How one writer learned to read again, slowly. (The Rumpus/photo by Flickr user Wade Rockett)
This, after all, is the best thing I ever did for my reading, which might be the best thing I ever did for my writing.
When I first arrived at grad school, I received a list of 100 books. 100 books I ought to have read. I scanned it in a panic. Some of the titles I recognized. Many I didn’t. And I had read, maybe, five of them. So I got to work, driven by insecurity and hunger. I felt so far behind my classmates—and I felt such bloated pleasure in shoving all these stories into my eye. By the end of my first year, I had read every book on the list.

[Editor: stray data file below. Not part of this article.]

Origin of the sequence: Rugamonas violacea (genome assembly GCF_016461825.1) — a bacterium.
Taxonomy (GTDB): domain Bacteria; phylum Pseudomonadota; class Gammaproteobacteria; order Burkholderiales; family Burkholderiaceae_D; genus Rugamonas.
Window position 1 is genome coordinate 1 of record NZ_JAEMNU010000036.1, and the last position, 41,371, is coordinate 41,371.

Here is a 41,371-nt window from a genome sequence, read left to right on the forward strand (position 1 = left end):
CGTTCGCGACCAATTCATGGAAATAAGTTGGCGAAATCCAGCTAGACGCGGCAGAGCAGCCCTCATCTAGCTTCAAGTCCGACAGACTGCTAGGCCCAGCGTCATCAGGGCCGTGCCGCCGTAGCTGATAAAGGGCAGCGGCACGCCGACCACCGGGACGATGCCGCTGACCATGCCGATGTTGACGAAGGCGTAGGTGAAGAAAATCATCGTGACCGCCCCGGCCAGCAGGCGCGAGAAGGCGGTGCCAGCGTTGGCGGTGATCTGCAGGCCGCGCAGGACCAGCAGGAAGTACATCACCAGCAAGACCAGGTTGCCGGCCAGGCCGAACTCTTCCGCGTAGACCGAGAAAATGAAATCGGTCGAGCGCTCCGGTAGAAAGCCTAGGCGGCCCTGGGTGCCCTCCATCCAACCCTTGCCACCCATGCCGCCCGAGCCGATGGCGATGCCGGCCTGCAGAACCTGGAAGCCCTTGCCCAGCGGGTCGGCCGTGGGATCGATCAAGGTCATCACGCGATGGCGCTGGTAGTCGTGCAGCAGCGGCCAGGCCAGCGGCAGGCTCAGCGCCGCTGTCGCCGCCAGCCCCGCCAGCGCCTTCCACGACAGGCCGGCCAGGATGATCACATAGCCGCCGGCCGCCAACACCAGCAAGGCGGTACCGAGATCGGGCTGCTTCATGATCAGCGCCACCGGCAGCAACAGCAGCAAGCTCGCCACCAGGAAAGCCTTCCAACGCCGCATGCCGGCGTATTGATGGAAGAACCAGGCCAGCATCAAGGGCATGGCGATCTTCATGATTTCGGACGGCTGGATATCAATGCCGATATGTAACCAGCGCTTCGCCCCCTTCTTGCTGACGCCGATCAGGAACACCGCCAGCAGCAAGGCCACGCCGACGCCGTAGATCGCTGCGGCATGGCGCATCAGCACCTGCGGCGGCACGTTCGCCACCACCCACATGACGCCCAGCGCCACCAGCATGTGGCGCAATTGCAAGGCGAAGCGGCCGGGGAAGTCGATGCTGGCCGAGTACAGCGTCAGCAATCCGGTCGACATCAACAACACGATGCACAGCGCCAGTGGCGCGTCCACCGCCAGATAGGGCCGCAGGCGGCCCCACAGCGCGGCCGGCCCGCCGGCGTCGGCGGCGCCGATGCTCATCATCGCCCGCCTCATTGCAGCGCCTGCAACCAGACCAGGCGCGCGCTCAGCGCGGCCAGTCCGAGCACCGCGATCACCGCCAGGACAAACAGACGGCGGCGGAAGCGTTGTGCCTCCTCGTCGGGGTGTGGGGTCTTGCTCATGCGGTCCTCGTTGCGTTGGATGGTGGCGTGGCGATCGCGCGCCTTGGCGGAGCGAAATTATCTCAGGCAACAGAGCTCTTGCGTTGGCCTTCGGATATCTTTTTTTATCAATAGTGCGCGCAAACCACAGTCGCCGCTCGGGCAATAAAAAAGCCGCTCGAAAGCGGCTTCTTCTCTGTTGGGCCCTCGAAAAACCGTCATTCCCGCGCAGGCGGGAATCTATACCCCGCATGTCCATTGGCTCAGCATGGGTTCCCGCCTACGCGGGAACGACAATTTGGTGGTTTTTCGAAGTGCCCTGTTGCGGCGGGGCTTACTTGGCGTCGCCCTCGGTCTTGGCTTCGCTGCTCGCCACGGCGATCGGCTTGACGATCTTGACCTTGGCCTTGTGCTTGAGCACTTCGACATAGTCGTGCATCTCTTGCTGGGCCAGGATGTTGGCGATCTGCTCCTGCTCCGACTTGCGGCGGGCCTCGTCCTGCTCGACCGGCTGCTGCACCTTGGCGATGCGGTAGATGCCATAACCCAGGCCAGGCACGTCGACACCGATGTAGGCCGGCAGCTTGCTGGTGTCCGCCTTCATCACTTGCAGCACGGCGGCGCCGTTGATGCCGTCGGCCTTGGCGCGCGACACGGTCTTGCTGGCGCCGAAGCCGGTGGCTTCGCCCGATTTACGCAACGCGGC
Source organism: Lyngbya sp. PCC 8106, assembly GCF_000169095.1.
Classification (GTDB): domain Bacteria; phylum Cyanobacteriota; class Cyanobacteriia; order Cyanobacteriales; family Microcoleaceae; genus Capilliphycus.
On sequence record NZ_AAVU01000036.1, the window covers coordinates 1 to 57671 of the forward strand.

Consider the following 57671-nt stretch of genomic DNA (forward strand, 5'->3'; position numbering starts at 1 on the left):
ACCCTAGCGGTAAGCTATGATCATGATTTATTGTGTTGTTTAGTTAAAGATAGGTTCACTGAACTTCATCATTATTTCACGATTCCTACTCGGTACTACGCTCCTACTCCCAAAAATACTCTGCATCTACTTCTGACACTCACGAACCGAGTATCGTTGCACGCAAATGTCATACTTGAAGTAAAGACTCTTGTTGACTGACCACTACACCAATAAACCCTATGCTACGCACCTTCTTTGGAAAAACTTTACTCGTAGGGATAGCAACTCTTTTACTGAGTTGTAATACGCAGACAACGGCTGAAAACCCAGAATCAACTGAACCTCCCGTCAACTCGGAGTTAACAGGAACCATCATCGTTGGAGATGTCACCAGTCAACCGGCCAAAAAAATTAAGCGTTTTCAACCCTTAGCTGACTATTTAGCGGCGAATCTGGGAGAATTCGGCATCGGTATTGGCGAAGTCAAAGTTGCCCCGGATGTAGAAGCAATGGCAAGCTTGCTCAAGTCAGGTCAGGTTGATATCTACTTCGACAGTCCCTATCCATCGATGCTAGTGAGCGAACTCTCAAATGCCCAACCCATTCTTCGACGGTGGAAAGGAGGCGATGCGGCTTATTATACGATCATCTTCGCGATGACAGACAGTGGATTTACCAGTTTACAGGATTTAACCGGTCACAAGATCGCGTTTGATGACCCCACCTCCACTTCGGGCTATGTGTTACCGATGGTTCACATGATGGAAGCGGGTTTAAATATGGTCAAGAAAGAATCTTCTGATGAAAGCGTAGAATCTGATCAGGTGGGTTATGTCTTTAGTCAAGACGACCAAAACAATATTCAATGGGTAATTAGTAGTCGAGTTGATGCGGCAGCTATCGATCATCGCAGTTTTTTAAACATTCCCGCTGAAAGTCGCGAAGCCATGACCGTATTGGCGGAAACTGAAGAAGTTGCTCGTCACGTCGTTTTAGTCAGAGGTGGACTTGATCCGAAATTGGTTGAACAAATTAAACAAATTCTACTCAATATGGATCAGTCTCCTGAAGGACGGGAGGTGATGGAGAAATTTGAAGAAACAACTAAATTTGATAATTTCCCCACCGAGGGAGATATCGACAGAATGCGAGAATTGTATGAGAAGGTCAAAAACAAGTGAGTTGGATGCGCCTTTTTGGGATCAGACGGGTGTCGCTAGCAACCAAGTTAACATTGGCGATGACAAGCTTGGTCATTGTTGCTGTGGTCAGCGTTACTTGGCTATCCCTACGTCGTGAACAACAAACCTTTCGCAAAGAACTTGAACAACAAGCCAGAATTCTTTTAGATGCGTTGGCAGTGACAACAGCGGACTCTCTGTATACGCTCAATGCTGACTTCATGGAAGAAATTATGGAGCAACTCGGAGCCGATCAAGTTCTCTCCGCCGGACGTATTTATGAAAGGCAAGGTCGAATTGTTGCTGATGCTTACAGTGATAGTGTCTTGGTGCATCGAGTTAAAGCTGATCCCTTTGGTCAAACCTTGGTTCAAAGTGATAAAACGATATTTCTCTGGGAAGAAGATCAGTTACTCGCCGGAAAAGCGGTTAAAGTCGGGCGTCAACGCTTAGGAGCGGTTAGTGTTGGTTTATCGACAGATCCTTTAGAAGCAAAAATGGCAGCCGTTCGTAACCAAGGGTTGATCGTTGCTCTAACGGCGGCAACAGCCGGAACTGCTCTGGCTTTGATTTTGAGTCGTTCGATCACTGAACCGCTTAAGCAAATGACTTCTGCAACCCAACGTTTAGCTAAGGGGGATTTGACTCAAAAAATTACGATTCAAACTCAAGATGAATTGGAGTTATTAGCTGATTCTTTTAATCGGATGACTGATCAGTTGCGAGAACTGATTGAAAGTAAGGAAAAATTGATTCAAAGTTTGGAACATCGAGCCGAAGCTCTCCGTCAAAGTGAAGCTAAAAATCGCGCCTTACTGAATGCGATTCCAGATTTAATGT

Maybe this was an accomplishment—I certainly felt good about it at the time—but really, I read with such speed and carelessness, nothing stuck. Ask me about The Magic Mountain today and I may puree some The End of the Affair into it. And didn’t Beckett write Time’s Arrow? Or maybe that was Calvino. I could not process and benefit from all those wondrous sentences and plots and characters, snarled together as they were in my mind.